When the cooler is installed onto a GeForce 8800 GTX based graphics card it may look pretty bulky, even when used without any fans in the passive mode:
However, the manufacturer designed the cooler capable of accommodating one 120x25mm fan or two 80x25mm fans. To fasten them you should use the bundled plastic clips that lock in the corresponding heatsink retention holes:
This very simple, convenient and reliable solution ensures quick installation of an active fan:
Don’t even try fitting two 120mm fans onto AURAS Fridge heatsink, as the retention holes will not match. Besides, AURAS Fridge is smaller than 240mm (two 12mm fans combined). However, you can easily fit a pair of 80mm fans. In this case you will have to turn one of the retention plates with the retention facing downwards. Moreover, although the manual doesn’t say that the cooler is compatible with a pair of 92mm fans, I could easily fit them both onto the heatsink fastening only at the top (I used the fans from the XIGMATEK cooler).
If you install AURAS Fridge in the passive mode, it will block only one PCI slot next to the graphics card. However with the fans attached, you will lose all three slots next to it:
The recommended retail price for this cooler is $44.99.
The table below sums up all the technical specifications of the new coolers compared with the recently tested Arctic Cooling Accelero Xtreme 8800:
We tested the cooling efficiency of new XIGMATEK and AURAS graphics card coolers in a closed testbed only. The testbed was configured as follows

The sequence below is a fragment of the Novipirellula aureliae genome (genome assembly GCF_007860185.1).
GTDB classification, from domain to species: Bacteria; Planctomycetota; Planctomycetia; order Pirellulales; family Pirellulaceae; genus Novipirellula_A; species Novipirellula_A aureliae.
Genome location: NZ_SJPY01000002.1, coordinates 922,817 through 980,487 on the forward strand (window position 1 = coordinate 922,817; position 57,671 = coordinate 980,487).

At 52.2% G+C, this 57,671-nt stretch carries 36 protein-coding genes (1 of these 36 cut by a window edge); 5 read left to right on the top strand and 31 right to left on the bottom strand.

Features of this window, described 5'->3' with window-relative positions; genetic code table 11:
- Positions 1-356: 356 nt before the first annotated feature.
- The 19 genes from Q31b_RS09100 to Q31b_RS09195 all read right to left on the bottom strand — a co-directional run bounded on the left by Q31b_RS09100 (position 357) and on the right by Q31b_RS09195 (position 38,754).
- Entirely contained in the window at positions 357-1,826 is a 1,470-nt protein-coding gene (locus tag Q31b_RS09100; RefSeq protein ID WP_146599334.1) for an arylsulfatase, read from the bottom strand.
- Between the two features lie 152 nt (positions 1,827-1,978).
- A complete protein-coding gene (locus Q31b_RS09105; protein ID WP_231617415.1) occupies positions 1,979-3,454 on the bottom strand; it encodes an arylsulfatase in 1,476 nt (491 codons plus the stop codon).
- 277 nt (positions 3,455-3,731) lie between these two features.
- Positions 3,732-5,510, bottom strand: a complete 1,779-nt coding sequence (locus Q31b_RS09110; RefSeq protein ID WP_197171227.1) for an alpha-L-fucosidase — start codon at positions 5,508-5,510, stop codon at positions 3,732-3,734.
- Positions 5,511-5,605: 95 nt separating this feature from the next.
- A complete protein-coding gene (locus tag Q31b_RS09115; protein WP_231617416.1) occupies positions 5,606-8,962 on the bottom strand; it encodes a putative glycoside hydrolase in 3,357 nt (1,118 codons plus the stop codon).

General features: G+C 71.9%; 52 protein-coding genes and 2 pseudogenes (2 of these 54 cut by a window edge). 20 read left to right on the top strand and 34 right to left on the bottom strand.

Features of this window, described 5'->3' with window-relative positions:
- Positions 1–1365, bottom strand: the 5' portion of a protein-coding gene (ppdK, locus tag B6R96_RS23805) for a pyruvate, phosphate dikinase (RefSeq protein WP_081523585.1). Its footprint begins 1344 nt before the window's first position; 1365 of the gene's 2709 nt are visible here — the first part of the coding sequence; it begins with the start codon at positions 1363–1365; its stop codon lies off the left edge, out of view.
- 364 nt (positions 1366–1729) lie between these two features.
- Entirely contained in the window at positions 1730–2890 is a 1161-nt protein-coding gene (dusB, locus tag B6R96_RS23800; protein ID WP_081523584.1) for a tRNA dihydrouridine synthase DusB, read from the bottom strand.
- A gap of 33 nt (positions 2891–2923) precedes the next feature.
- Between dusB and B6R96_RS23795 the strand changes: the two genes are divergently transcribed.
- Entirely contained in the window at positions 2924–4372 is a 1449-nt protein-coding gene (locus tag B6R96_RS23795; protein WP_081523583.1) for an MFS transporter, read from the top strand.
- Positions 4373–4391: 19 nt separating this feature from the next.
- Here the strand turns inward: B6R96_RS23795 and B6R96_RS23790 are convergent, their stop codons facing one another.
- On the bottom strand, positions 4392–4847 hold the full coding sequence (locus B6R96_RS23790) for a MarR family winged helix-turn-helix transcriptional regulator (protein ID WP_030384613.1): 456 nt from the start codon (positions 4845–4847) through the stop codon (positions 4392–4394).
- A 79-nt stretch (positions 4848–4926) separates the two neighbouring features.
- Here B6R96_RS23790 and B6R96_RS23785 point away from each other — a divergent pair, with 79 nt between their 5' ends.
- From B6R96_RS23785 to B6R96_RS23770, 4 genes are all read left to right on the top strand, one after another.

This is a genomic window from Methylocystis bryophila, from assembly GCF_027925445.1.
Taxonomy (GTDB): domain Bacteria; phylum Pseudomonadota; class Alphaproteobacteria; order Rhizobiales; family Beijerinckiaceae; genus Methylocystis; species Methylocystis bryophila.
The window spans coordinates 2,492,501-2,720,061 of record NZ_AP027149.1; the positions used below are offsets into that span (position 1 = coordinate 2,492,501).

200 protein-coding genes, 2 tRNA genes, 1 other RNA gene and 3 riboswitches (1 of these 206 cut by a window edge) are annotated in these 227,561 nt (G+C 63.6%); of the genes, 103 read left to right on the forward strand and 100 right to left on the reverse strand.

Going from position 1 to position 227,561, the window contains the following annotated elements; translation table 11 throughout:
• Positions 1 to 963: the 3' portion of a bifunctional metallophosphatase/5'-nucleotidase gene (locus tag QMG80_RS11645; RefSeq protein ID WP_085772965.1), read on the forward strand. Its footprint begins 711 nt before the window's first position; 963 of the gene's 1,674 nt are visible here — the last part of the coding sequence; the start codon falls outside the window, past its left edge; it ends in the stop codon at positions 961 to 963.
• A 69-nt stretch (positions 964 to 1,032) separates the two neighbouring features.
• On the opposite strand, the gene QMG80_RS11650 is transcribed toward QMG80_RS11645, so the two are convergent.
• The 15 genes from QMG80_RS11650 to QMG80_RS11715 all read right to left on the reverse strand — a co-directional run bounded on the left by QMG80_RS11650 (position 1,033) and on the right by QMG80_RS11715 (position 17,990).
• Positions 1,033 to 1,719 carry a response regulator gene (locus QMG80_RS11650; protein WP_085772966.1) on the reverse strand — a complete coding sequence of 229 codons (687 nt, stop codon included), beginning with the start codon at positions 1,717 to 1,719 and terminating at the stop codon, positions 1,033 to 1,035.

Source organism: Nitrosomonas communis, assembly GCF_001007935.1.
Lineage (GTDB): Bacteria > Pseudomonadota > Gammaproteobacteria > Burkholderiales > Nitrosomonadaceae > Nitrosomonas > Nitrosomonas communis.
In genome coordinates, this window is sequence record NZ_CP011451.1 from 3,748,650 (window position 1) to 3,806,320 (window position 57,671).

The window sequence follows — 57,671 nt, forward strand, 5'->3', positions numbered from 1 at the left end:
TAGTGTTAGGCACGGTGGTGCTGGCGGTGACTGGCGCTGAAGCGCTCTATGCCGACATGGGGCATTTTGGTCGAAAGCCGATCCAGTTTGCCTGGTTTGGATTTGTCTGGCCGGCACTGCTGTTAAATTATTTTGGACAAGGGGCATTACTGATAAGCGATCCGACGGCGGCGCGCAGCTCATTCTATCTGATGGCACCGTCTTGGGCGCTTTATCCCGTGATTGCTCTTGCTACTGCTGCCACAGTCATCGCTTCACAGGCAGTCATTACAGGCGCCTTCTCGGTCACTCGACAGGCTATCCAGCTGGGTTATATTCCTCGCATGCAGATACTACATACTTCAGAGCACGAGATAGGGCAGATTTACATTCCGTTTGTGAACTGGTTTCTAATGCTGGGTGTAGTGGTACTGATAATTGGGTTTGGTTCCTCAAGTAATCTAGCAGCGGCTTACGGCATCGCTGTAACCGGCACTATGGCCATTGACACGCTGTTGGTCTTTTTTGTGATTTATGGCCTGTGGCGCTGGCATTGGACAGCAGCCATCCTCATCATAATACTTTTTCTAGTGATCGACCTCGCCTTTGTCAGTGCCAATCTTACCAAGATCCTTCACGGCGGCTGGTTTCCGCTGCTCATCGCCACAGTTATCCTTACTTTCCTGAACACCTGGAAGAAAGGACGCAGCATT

We put together the following testbed for our experiments:
Our quad-core processor was overclocked from the nominal frequency to 4GHz with the Vcore increased to 1.5825V. DDRII memory worked at 1066MHz frequency and 2.05V voltage.
The testing programs were installed under Windows XP Professional Edition SP2. We used DirectX 9.0c libraries, and ForceWare 171.16 graphics card drivers. The graphics cards were loaded up by running 3DMark06’s Firefly Forest synthetic test ten times in 1920x1200 with 16x anisotropic filtering and 4x FSAA activated. We overclocked the graphics cards and then monitored their temperatures using RivaTuner v2.0.6 utility. We performed at least two test cycles for each cooler and waited for 10-15 minutes for the temperature to stabilize between each test cycle. The ambient temperature remained at ~25°C during the tests and is used as a starting point on our results charts.